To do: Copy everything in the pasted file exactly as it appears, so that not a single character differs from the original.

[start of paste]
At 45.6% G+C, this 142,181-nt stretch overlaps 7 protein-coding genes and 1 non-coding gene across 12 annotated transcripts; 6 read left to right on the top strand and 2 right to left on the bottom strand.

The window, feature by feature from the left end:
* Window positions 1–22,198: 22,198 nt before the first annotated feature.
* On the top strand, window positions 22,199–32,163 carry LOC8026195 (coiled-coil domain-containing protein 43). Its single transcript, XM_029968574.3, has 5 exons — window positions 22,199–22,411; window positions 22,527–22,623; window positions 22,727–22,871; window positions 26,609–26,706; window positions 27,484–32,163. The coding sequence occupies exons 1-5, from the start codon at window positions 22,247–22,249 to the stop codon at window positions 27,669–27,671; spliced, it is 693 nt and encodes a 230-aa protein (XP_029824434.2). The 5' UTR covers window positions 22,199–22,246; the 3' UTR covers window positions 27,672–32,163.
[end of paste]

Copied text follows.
At 45.6% G+C, this 142,181-nt stretch overlaps 7 protein-coding genes and 1 non-coding gene across 12 annotated transcripts; 6 read left to right on the top strand and 2 right to left on the bottom strand.

The window, feature by feature from the left end:
* Window positions 1–22,198: 22,198 nt before the first annotated feature.
* On the top strand, window positions 22,199–32,163 carry LOC8026195 (coiled-coil domain-containing protein 43). Its single transcript, XM_029968574.3, has 5 exons — window positions 22,199–22,411; window positions 22,527–22,623; window positions 22,727–22,871; window positions 26,609–26,706; window positions 27,484–32,163. The coding sequence occupies exons 1-5, from the start codon at window positions 22,247–22,249 to the stop codon at window positions 27,669–27,671; spliced, it is 693 nt and encodes a 230-aa protein (XP_029824434.2). The 5' UTR covers window positions 22,199–22,246; the 3' UTR covers window positions 27,672–32,163.